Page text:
Amiga Foreverby Cloanto

Booting a PC into Workbench



Q: Can I configure the PC so that it boots into Workbench instead of Windows?



A: Yes, but the Amiga emulation environment can only run on top of another operating system, such as Windows or GNU/Linux, where it can take advantage of hundreds of thousands of existing hardware device drivers. This underlying operating system can be more or less "thin" and hidden.

The Amiga Forever CD-ROM includes the KX Light boot component, which allows the PC to boot from the CD, loading a lightweight GNU/Linux environment before starting the GNU/Linux version of the UAE emulation software, with the Amiga Forever preinstalled Workbench and application environment. This is the same environment which is normally accessible when Amiga Forever is run under Windows (from CD or after installation). No configuration is required on the PC, other than making sure that the option to boot from CD is enabled in the PC bios, and that the CD is in the drive when the CD boots. All PC disks are accessed in read-only mode by the KX Light environment, making this a safe environment to experiment with the Amiga emulation.

In the case of Windows, the emulation software uses the DirectDraw system to get efficient low-level access to hundreds of different display cards, DirectInput to support a variety of joysticks and other up-to-date input devices and the network interface and protocol drivers to let the emulation access the internet and your LAN. The emulation also has access to all file systems which the host system has drivers for, including NTFS, ReFS, DVD-ROM, etc. If the emulation could not use the numerous existing graphics, sound, file system, SCSI, IDE, TCP/IP, DSL, CD-ROM, DVD, Blu-Ray, USB, FireWire, wired and wireless networking, 3G, WiMAX, Bluetooth, modem, input and many other drivers and configuration options, somebody would have to write new drivers and user interfaces for all of these PC devices. In practice, there are not enough people and resources to do this. Even GNU/Linux, to make an example, had great difficulties to reach a reasonable initial set of PC hardware drivers.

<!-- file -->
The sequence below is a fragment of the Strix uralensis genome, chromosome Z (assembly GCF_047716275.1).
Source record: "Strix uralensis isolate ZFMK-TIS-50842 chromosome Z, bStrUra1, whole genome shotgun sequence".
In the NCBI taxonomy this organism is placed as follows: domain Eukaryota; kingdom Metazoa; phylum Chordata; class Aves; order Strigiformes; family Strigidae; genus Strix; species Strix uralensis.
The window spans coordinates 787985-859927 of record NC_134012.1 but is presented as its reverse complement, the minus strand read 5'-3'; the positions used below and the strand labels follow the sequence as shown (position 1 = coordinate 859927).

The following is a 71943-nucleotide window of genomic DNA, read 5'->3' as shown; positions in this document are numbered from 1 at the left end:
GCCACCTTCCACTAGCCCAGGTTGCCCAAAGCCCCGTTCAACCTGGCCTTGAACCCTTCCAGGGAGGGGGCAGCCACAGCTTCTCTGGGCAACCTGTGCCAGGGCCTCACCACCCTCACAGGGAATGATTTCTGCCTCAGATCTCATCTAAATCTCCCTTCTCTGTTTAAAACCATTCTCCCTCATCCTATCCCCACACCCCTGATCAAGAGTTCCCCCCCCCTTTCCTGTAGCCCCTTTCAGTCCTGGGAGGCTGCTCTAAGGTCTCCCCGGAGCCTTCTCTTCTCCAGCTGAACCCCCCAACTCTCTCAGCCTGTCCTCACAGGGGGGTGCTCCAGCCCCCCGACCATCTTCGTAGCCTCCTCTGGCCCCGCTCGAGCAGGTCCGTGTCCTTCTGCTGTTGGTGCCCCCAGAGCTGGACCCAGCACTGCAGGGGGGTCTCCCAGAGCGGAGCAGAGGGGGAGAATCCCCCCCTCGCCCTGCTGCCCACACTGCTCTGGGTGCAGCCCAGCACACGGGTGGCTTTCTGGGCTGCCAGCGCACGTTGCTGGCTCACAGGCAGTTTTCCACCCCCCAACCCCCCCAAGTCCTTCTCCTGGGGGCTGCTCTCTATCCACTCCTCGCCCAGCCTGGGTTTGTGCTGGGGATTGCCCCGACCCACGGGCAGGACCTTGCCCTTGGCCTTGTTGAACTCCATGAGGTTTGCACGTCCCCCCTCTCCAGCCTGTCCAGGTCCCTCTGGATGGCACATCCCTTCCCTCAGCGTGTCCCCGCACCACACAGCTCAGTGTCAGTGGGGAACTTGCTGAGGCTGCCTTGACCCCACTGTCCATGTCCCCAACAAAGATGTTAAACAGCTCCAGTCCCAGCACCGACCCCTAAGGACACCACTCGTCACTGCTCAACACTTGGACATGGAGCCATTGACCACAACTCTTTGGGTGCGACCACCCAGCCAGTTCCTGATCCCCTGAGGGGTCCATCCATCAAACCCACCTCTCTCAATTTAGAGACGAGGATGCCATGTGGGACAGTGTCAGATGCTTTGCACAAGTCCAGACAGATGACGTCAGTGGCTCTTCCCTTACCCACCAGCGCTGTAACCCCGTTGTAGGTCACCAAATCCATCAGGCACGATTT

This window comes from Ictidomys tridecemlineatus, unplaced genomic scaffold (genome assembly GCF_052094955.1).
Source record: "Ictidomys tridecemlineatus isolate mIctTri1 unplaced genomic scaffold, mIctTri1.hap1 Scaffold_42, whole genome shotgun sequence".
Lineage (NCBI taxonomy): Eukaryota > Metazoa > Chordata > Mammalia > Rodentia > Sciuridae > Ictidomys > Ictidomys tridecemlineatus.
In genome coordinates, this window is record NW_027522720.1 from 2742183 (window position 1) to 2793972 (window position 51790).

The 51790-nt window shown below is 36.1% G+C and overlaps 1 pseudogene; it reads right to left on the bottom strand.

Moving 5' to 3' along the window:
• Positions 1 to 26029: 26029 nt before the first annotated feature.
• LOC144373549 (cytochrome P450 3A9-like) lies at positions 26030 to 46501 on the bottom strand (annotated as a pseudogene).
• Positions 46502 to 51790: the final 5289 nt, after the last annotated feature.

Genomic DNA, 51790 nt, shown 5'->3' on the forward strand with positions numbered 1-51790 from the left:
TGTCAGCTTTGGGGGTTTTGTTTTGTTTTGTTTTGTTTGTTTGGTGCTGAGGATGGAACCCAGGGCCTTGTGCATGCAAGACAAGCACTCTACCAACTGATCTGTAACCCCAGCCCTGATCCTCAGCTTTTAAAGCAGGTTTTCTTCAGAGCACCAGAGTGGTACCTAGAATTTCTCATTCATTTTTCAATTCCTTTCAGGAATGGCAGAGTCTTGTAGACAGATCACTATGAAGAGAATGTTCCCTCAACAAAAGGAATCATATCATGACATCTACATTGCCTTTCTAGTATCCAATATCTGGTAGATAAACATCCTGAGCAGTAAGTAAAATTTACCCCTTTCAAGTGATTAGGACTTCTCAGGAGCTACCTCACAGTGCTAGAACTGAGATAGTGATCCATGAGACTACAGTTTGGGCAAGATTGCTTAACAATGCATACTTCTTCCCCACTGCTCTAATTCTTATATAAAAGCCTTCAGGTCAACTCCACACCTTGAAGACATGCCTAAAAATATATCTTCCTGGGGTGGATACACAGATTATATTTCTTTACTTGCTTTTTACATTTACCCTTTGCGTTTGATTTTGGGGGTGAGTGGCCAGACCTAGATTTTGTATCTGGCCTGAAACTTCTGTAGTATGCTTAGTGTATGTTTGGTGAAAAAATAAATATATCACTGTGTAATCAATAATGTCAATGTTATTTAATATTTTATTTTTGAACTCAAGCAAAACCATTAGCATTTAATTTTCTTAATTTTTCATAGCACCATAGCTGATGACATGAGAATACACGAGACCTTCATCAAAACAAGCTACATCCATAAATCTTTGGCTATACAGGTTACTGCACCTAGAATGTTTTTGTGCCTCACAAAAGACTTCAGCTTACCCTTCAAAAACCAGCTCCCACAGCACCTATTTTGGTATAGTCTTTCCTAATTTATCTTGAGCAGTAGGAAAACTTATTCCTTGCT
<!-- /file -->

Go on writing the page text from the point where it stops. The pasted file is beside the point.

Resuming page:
Should you need to run the Amiga emulation on a PC without installing any software, please consider that the Amiga Forever CD-ROM also contains ready-to-run Amiga configurations which do not require installation. Just insert the CD on a Windows system and as soon as the MenuBox launcher appears (if AutoPlay is enabled, otherwise right-click the CD to start) click once to select the desired configuration, which will start immediately, usually in full screen mode. After you are done just eject the CD - no files on the PC will have been changed. In this way you can use Amiga and PC applications side by side, without rebooting the computer, and without installing any software (which for example at work or at school may not always be possible). Unless the software which you need to use requires access to files on the CD, the CD itself can even be removed right after the emulation has started and the system has completed booting.

It is possible to configure the PC so that the underlying operating system is hidden, and the emulation automatically starts in full screen. Under Windows this involves three steps:

  1. Removing or changing the Windows boot graphics

  2. Logging on automatically

  3. Automatically starting the emulation.

To remove the boot graphics on Windows 9x, add the line "logo=0" to the "[options]" section of the hidden system file "MSDOS.SYS" in your boot drive's root directory. If instead you prefer to create your own custom graphics, you need to place a BMP file (320x400 pixels, 256 colors) named "LOGO.SYS" at the root of the system volume (or the host partition, if the system volume is compressed). Special programs exist to add color cycling to the boot graphics, but in general any program capable of saving in BMP format (e.g. Personal Paint as included in Amiga Forever) can be used. If your system already had a LOGO.SYS file, you may want to rename it, so you have a backup copy of the original. Under Windows NT the boot logo is stored inside the system directory, can have any size (the initial screen resolution is that of the Administrator account), and has one of four possible names, depending on the system type (workstation or server) and the color-depth (16 or 256 colors): "winnt.bmp", "winnt256.bmp",  "lanmannt.bmp" and "lanma256.bmp".

The next step in order to make Windows boot as discretely as possible is to have it log on automatically. You can do this using  the Microsoft Tweak UI tool that is a component of the PowerToys utilities (free download from the Microsoft Download Center), and setting the "Log on automatically at system startup" option. Warning: disabling the requirement to log on, any user will have access to your computer (like on an Amiga).

Next, make sure that your default WinUAE configuration ("Default.uae") is set to open in full screen mode and has the "Show GUI on startup" option disabled. Now, drag-and-drop a link to the WinUAE program file to the Start Menu, "Programs/Startup" folder, and you are done: the PC will boot without showing the Windows logo, it will log on automatically, and it will start WinUAE with your favorite settings.

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Article Information
Article ID:13-129
Products:Amiga Forever
Additional Keywords:None
Last Update:2008-10-25
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